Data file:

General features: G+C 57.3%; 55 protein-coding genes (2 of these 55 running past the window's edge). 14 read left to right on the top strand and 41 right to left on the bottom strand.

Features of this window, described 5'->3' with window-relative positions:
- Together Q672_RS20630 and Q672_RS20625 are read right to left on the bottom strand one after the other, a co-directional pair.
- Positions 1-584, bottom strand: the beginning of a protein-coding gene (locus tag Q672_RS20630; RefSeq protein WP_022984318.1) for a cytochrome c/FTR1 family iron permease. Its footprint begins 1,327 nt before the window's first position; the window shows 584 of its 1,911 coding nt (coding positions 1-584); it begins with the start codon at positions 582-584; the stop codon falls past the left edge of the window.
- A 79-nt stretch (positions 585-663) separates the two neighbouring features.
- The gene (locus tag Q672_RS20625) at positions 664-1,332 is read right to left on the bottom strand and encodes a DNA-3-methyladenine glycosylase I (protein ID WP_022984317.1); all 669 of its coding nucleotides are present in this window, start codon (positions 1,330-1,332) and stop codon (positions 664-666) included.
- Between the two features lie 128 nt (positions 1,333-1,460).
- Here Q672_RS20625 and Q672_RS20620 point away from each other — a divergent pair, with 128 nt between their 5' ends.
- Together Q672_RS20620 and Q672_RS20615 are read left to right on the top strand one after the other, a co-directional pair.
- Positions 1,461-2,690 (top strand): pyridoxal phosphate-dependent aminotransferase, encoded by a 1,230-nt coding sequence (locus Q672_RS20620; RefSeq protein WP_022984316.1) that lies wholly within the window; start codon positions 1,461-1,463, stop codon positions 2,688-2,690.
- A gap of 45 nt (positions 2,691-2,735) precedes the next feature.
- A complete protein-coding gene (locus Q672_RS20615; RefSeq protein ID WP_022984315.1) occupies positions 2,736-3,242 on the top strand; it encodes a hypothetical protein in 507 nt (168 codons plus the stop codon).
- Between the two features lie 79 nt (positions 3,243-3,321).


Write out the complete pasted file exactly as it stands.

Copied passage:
General features: G+C 57.3%; 55 protein-coding genes (2 of these 55 running past the window's edge). 14 read left to right on the top strand and 41 right to left on the bottom strand.

Features of this window, described 5'->3' with window-relative positions:
- Together Q672_RS20630 and Q672_RS20625 are read right to left on the bottom strand one after the other, a co-directional pair.
- Positions 1-584, bottom strand: the beginning of a protein-coding gene (locus tag Q672_RS20630; RefSeq protein WP_022984318.1) for a cytochrome c/FTR1 family iron permease. Its footprint begins 1,327 nt before the window's first position; the window shows 584 of its 1,911 coding nt (coding positions 1-584); it begins with the start codon at positions 582-584; the stop codon falls past the left edge of the window.
- A 79-nt stretch (positions 585-663) separates the two neighbouring features.
- The gene (locus tag Q672_RS20625) at positions 664-1,332 is read right to left on the bottom strand and encodes a DNA-3-methyladenine glycosylase I (protein ID WP_022984317.1); all 669 of its coding nucleotides are present in this window, start codon (positions 1,330-1,332) and stop codon (positions 664-666) included.
- Between the two features lie 128 nt (positions 1,333-1,460).
- Here Q672_RS20625 and Q672_RS20620 point away from each other — a divergent pair, with 128 nt between their 5' ends.
- Together Q672_RS20620 and Q672_RS20615 are read left to right on the top strand one after the other, a co-directional pair.
- Positions 1,461-2,690 (top strand): pyridoxal phosphate-dependent aminotransferase, encoded by a 1,230-nt coding sequence (locus Q672_RS20620; RefSeq protein WP_022984316.1) that lies wholly within the window; start codon positions 1,461-1,463, stop codon positions 2,688-2,690.
- A gap of 45 nt (positions 2,691-2,735) precedes the next feature.
- A complete protein-coding gene (locus Q672_RS20615; RefSeq protein ID WP_022984315.1) occupies positions 2,736-3,242 on the top strand; it encodes a hypothetical protein in 507 nt (168 codons plus the stop codon).
- Between the two features lie 79 nt (positions 3,243-3,321).